ThoughtSpot CEO: “We haven’t seen any cutbacks” due to our automation in banks
ThoughtSpot, a company that uses artificial intelligence (AI) to help enterprises make sense of data, says it hasn’t “seen any cutbacks” due to the automation it delivers major bank customers.
The California-based start-up serves roughly 300 of the world’s largest enterprises in the retail, financial services, telecommunications, technology and oil and gas industries, including the Royal Bank of Canada (RBC), Scotiabank, and Bank of the West, along with US enterprises Walmart, Hulu and 7Eleven.
Founded by a team with history at technology giants Google, Microsoft, and Yahoo, the 2012-founded start-up has built a “Google-like interface” with structured data to help its banking customers run sales and marketing campaigns, create revenue assurance programmes, reduce operational costs, and detect fraud all through the data it collects on consumers.
But despite a Wells Fargo report last year suggesting 200,000 US banking jobs could be cut over the next decade due to automation, ThoughtSpot insists it hasn’t seen clients slashing workforces after implementing its solution.
“We haven’t seen any cutbacks,” ThoughtSpot’s CEO Sudheesh Nair tells FinTech Futures, arguing that “so much business is coming their [the banks’] way” that cutting people in data divisions would simply be counterproductive.
“People unwilling to change are being actively pushed out,” Nair admits, acknowledging that transformation is happening in banks and employees do have to adapt to it.
“We’ve seen a lot of consolidation – smaller banks being bought by bigger banks, and reshaping will naturally happen. But in the largest banks we don’t see cutbacks happening in the automation we’re putting in place.”
Last year, Deutsche Bank announced it was laying off 20% of its workforce, and a large portion of this cost-cutting was put down to automating its back-office operations, which it said would save it $6.65 billion over three years.
Contrary to this, Nair says the banks ThoughtSpot works with are hiring more people to power its partly-automated analytics & AI application – specifically consultants from the likes of Infosys, Deloitte, and Accenture, having previously outsourced parts of projects to these consultancies.
“[ThoughtSpot’s technology] is human-centric and fronted by humans,” says Nair.
He calculates that more than 70% of business intelligence teams’ time is spent on delivering reports which typically take five business days to turnover. But by using AI in the backend to learn the intent of the user, Nair says this time can be saved “exponentially” in favour of human services.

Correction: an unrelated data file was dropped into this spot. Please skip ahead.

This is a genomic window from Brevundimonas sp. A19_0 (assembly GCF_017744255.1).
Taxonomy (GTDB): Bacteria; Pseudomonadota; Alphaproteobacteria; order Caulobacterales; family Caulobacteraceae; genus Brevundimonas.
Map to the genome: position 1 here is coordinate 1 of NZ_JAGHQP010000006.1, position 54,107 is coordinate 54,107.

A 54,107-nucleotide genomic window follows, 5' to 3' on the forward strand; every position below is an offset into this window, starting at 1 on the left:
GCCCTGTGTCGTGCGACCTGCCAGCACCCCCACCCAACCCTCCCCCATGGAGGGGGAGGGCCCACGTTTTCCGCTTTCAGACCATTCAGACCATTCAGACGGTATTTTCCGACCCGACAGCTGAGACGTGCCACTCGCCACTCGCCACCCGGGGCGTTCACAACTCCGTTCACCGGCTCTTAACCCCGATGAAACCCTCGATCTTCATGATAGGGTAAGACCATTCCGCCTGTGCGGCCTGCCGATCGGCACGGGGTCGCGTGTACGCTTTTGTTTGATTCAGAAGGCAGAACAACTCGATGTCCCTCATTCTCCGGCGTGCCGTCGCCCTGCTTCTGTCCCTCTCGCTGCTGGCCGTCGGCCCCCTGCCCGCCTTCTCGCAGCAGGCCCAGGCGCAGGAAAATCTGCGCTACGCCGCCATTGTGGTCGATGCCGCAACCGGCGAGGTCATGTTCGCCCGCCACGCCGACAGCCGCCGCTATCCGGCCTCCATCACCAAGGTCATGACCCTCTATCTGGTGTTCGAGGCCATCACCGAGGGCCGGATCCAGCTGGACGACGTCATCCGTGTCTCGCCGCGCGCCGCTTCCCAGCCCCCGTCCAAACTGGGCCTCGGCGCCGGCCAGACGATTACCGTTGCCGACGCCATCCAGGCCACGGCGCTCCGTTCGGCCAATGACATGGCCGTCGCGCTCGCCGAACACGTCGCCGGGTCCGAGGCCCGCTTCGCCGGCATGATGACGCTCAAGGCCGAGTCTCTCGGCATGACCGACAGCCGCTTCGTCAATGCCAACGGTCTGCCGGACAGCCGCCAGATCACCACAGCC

In practice on an external side, ThoughtSpot’s solution can help banks get a more granular picture of their customers.
If the bank detects a late payment or direct deposits stop, but easily retrievable data proves this customer has been loyal for the last ten years, an adviser can spend time building a personalised plan to get them back into solvency, rather than simply blacklisting them after a number of generic warning emails.
Nair calls this the “virtuous cycle”, where automation can free up other human-centric cycles.
But this theory only really applies to certain divisions in banks. Whilst building a personal ‘back to solvency’ plan might need manual input, there are plenty of front-office positions getting cut in favour of technology such as chat bots.
McKinsey & Co. said last year that it expects the headcount for front-office workers – i.e. the bankers and traders – to drop by roughly a third due to automation.
The automated insights ThoughtSpot offers banks, which cost roughly $300,000 on average for each customer last year, is arguably more nuanced than other forms of automation like chat bots, and requires human action in the chain to make use of it.
ThoughtSpot offers bank employees the ability to search accounts with mortgages, bracket accounts based on income profile, or understand the number of customers with Android or Apple devices – but someone, a human, has to put this data into a campaign for it to be worth anything.
Nair says that though traditionally kept separate, data-focused teams are now being brought onto the business side of banks as executives understand the importance of being data-driven.
“The people who speak data are like oil, they don’t mix with water – the business users,” says Nair. “There is this chasm between people who understand data and business – we want to collapse this chasm.”
Last month, ThoughtSpot deepened its partnership with Google Cloud, launching ‘ThoughtSpot Embrace for Google Cloud’. The new feature means financial organisations can leverage both Google’s BigQuery and ThoughtSpot’s augmented analytics together.
“Embrace for Google Cloud exemplifies the new, cloud native, AI-powered analytics stack required to rewrite this equation and drive true transformation,” ThoughtSpot’s SVP for business development Seann Gardiner said in a statement.
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